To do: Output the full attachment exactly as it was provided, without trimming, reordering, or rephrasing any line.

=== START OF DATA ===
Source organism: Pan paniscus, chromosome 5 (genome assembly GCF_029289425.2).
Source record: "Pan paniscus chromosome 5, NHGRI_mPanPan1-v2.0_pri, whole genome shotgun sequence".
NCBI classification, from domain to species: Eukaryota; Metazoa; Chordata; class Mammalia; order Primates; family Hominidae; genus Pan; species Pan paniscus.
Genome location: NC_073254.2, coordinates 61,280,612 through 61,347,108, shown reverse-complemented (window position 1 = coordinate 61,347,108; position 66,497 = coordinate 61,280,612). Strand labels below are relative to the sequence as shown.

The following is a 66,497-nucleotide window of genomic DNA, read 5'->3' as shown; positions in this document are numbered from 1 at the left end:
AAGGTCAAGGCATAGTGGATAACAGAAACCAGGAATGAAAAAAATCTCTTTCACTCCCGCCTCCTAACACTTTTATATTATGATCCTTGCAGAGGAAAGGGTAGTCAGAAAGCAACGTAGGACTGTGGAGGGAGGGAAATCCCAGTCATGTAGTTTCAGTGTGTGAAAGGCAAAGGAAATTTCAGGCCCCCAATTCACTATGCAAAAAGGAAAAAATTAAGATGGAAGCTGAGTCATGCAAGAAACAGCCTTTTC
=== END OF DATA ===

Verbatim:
Source organism: Pan paniscus, chromosome 5 (genome assembly GCF_029289425.2).
Source record: "Pan paniscus chromosome 5, NHGRI_mPanPan1-v2.0_pri, whole genome shotgun sequence".
NCBI classification, from domain to species: Eukaryota; Metazoa; Chordata; class Mammalia; order Primates; family Hominidae; genus Pan; species Pan paniscus.
Genome location: NC_073254.2, coordinates 61,280,612 through 61,347,108, shown reverse-complemented (window position 1 = coordinate 61,347,108; position 66,497 = coordinate 61,280,612). Strand labels below are relative to the sequence as shown.

The following is a 66,497-nucleotide window of genomic DNA, read 5'->3' as shown; positions in this document are numbered from 1 at the left end:
AAGGTCAAGGCATAGTGGATAACAGAAACCAGGAATGAAAAAAATCTCTTTCACTCCCGCCTCCTAACACTTTTATATTATGATCCTTGCAGAGGAAAGGGTAGTCAGAAAGCAACGTAGGACTGTGGAGGGAGGGAAATCCCAGTCATGTAGTTTCAGTGTGTGAAAGGCAAAGGAAATTTCAGGCCCCCAATTCACTATGCAAAAAGGAAAAAATTAAGATGGAAGCTGAGTCATGCAAGAAACAGCCTTTTC